Winter 2019

Native Americans and the Fight for Water

Leslie Sanchez is researching whether having clear water rights has helped reservations grow more crops.

Previous Next

Photo: Shutterstock

In 1908, the Supreme Court decided that Native American tribes have a right to water for their reservations. Yet that hasn’t kept tribes and their neighbors in increasingly arid parts of the West from questioning exactly how many gallons a year that means, or where the water should come from.

Some reservations have been able to legally quantify their rights by bringing lawsuits or negotiating settlements with other water users. Yet no empirical research has been done on why reservations choose one path over the other, or whether tribes that get their water amounts on the books benefit in the long run.

Leslie Sanchez, a Ph.D. student in the Agriculture, Food and Environment Program who was named a 2018 Switzer Fellow for her promise as an environmental leader, is attempting to answer both those questions in her dissertation. She is particularly interested in whether having clear water rights has helped reservations grow more crops. “For a lot of tribes, the agricultural economies have withered as water sources have been diverted by off-reservation water users,” Sanchez said. But farmers on reservations face plenty of other obstacles, from complicated rules on land use to difficulty getting loans.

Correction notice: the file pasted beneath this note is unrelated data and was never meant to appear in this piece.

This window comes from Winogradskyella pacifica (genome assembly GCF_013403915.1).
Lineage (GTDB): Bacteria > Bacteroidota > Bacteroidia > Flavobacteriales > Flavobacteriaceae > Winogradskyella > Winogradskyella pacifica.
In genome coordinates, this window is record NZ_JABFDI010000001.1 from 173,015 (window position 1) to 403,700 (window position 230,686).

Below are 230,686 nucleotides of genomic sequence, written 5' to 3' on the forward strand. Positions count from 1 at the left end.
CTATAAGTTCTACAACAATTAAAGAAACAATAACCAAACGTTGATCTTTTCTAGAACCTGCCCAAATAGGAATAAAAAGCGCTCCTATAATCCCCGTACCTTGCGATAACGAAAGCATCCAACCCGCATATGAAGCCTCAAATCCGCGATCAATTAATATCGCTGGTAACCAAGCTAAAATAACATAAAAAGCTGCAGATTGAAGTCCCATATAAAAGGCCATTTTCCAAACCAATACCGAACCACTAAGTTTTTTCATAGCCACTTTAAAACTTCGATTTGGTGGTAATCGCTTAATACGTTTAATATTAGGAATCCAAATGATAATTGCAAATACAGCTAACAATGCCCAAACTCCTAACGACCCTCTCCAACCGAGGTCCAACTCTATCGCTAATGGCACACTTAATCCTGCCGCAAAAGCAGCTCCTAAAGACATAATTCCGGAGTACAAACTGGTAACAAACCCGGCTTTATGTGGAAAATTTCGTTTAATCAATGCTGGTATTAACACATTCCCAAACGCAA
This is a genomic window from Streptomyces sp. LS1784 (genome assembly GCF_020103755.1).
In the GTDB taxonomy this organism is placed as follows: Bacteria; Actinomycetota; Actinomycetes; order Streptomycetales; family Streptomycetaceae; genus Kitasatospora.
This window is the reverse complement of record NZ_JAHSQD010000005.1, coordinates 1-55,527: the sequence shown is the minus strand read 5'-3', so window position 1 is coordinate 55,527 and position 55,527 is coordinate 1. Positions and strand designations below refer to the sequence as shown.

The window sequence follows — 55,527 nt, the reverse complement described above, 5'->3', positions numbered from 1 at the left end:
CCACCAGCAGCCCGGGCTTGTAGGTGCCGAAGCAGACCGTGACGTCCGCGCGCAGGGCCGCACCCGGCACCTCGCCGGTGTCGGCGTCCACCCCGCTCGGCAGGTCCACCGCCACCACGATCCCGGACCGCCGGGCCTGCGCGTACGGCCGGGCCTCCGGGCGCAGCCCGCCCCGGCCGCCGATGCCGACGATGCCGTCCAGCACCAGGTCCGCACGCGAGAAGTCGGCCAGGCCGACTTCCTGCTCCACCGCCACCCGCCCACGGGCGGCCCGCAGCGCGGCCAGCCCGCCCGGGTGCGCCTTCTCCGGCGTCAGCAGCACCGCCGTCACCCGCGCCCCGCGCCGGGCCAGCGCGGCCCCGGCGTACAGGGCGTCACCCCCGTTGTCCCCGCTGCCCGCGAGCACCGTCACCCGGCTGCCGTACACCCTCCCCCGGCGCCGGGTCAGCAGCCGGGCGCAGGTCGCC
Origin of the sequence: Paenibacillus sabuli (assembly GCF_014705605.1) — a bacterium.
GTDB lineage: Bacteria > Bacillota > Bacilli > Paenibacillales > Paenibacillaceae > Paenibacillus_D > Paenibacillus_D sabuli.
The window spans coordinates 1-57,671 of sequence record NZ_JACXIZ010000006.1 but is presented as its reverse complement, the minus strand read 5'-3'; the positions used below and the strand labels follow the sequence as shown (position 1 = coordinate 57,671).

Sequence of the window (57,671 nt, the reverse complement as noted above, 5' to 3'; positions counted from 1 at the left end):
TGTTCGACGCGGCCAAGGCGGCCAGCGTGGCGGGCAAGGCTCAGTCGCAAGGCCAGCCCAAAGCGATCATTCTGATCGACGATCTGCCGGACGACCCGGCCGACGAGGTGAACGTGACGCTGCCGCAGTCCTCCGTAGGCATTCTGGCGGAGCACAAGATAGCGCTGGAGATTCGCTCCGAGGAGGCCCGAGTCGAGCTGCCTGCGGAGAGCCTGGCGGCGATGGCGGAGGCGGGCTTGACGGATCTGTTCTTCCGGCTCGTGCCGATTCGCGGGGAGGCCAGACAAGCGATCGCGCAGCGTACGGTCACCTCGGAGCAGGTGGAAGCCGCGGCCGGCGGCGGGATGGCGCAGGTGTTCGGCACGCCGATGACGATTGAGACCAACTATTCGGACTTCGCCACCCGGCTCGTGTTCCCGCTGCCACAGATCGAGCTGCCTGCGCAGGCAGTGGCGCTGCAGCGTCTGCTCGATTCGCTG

Sanchez hopes her research will help improve agriculture and water security on reservations, as well as guide state governments as they plan for water needs in the face of climate change.

Top Stories

Top Docs

Nine nutrition experts who are doing big things with their Ph.D.s.

Is Calorie Counting Dead?

For a century now, dieters have been trying—and failing— to lose weight by obsessively tracking the calorie content of everything they eat. There has to be a better way.

The Unstoppable Frances Stern

How Stern’s first-of-its-kind nutrition center became a model for other clinics and a training ground for generations of dietitians devoted to the cause.

Editor's Picks

Warning: Falling Strength Ahead

Researchers take a crucial step in the fight against muscle loss.

10 Things You Need to Know About Fiber

A nutritional epidemiologist separates the facts from the hype.

The Fridge-in-the-Classroom Test

Could putting refrigerators in classrooms lead to healthier snacks?